Japan's Prime Minister proposed Monday's state of emergency for several large regions where the number of coronavirus cases is increasing, and a $ 1 trillion stimulus package to mitigate the impact on the world's third largest economy.
The official statement of the state of emergency would likely come on Tuesday, Shinzo Abe told reporters when the country is struggling with a recent surge in coronavirus cases, particularly in the capital, Tokyo.
"We are currently seeing a rapid rise in new infections, especially in urban areas such as Tokyo and Osaka," said Abe.
The statement gives regional governors the power to ask residents to stay in the house, to close companies that attract large crowds, and to command land and buildings for medical purposes.
But it lags far behind the blocking measures imposed in parts of Europe in which the police patrolled the streets and fined offenders.
"We anticipate that we will continue to ask the Japanese people to work together for a period of approximately one month to reduce personal contacts that lead to infections," said Shinzo Abe.
The measure does not include legal powers to enforce requests to people to stay indoors or penalties for those who do not.
"In Japan, even if we declare a state of emergency, we will not close cities as seen abroad. Experts have told us that such a step is not necessary," said Shinzo Abe.
Tokyo Governor Yuriko Koike has already urged the capital's residents to avoid unnecessary weekend trips and to work from home during the week.
Concern about medical facilities in Tokyo is growing. Doctors say the situation is expanding and staff are overcrowded.
"From a medical point of view, Tokyo faces a critical condition," said Haruo Ozaki, head of the Tokyo Medical Association.
The measures lack teeth, which can be seen in other parts of the world, and experts say that the Japanese legal system limits the government's ability to restrict the movement of citizens.
"Japan is still haunted by the negative legacy of war and the oppression of its citizens," said Yoshinobu Yamamoto, emeritus professor of international politics at the University of Tokyo.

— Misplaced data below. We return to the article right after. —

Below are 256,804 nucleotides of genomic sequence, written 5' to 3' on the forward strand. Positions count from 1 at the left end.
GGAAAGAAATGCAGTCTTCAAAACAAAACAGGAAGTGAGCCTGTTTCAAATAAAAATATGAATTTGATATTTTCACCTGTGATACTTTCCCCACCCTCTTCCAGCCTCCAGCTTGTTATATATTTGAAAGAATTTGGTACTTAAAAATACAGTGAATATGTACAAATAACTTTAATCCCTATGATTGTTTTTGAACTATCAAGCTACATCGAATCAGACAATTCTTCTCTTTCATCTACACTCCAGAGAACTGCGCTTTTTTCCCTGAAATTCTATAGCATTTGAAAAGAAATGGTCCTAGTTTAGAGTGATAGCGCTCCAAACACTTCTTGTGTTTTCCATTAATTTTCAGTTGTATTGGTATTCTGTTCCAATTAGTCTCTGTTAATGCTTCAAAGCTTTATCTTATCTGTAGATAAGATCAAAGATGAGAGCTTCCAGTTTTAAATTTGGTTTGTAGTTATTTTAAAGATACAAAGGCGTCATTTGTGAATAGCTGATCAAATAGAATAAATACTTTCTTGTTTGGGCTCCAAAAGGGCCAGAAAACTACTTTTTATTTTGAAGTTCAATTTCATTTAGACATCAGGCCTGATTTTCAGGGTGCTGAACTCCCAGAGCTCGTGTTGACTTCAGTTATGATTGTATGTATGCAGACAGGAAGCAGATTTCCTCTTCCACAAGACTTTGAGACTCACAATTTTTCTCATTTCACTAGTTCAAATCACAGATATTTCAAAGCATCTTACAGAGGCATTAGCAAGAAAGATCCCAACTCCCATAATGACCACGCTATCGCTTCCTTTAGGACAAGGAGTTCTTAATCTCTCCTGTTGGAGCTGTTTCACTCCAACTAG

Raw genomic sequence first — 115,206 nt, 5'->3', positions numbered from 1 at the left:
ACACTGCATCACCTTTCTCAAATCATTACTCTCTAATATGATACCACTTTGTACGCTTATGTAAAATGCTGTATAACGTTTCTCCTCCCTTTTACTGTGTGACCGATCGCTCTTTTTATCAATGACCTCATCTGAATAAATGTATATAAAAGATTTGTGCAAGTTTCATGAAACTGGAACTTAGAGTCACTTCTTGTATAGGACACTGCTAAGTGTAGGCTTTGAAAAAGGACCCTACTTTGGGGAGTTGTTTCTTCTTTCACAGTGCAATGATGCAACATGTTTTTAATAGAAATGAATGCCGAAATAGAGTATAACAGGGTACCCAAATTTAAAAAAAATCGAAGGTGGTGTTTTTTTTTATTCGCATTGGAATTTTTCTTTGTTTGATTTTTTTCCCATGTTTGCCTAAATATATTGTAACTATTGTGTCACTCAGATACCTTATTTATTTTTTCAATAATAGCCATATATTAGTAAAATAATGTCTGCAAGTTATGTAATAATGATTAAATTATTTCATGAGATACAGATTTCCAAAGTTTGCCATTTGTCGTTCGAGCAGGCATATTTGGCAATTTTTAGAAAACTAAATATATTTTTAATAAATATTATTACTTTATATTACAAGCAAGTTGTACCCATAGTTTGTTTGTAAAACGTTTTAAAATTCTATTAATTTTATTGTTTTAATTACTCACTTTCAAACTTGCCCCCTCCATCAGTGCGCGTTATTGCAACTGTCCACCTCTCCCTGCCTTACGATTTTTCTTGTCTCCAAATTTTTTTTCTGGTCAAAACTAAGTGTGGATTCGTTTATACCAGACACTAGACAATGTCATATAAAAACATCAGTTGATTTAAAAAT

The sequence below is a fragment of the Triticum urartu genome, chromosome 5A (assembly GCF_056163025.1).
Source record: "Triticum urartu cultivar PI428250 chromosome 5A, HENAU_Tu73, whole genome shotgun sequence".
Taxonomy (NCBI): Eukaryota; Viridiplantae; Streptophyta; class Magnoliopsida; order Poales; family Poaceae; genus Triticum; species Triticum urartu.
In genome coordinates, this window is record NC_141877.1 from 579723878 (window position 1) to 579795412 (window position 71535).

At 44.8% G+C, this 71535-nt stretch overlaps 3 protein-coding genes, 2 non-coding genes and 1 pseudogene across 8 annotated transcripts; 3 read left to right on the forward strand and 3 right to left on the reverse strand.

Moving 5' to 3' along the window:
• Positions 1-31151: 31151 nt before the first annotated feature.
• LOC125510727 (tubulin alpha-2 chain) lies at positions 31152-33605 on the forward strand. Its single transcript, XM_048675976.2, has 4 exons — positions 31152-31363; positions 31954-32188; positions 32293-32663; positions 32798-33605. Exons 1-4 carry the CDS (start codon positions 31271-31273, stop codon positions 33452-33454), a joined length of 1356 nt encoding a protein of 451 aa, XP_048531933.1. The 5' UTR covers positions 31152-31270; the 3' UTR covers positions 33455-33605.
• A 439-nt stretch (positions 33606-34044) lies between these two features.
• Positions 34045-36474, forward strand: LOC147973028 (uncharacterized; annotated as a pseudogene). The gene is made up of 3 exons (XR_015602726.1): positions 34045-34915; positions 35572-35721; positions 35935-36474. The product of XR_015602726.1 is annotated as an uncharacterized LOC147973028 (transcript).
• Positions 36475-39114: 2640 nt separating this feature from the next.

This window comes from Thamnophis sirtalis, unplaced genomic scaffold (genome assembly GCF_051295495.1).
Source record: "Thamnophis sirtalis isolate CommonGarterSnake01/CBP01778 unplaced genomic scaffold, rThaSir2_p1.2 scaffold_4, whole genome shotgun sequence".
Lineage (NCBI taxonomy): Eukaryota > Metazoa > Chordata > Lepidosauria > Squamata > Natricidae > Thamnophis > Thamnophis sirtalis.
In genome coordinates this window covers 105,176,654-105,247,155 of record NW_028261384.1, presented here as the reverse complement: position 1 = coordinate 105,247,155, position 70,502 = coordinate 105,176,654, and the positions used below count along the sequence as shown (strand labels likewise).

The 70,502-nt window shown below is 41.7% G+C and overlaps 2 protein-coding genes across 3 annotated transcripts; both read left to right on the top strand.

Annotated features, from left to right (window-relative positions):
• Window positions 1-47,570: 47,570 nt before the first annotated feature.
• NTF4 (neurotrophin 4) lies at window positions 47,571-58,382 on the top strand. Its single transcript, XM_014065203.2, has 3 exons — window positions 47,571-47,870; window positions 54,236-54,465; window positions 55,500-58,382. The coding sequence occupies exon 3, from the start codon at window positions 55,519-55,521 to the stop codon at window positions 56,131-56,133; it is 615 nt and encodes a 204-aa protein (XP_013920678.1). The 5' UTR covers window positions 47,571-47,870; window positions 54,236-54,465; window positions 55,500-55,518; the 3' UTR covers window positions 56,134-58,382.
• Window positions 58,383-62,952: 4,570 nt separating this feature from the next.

But he said if the relatively relaxed measures proved insufficient to curb the spread of the coronavirus, "a stronger power to control people could grow."
Japan has so far been spared the crisis in parts of Europe and the United States with around 3,650 cases nationwide – compared to around 330,000 in the United States and around 130,000 in Italy and Spain.
Abe amazed the country in late February by calling for schools to be closed nationwide at a time when there were only a handful of cases and few other countries had taken such action.
However, a recent surge in cases, particularly in Tokyo, has raised concerns again. New cases in the capital have set records almost daily – 148 on Sunday and 83 cases on Monday – still far below the numbers seen elsewhere, but enough to take official action.
Regardless, Abe unveiled a stimulus package worth around 108 trillion yen, worth 20 percent of GDP, "an unprecedented magnitude".
However, Naoya Oshikubo, senior economist at SuMi TRUST, said it would not ensure that Japan avoided a recession in the first half of 2020, "but would start a V-shaped recovery in the second half."
The Japanese economy fluctuated before the outbreak of the corona virus, with growing fear of a recession.
The Dai-ichi research institute said that additional restrictions in Tokyo should lower Japanese GDP by 5.1 trillion yen ($ 47 billion) for a month.
The postponement of the Tokyo Olympics to July 2021 is also likely to impact part of the country's GDP, although the losses should be made up for at the start of the games.
Like other major central banks, the Bank of Japan has introduced immediate measures to contain economic damage.
(Except for the headline, this story was not edited by NDTV staff and published from a syndicated feed.)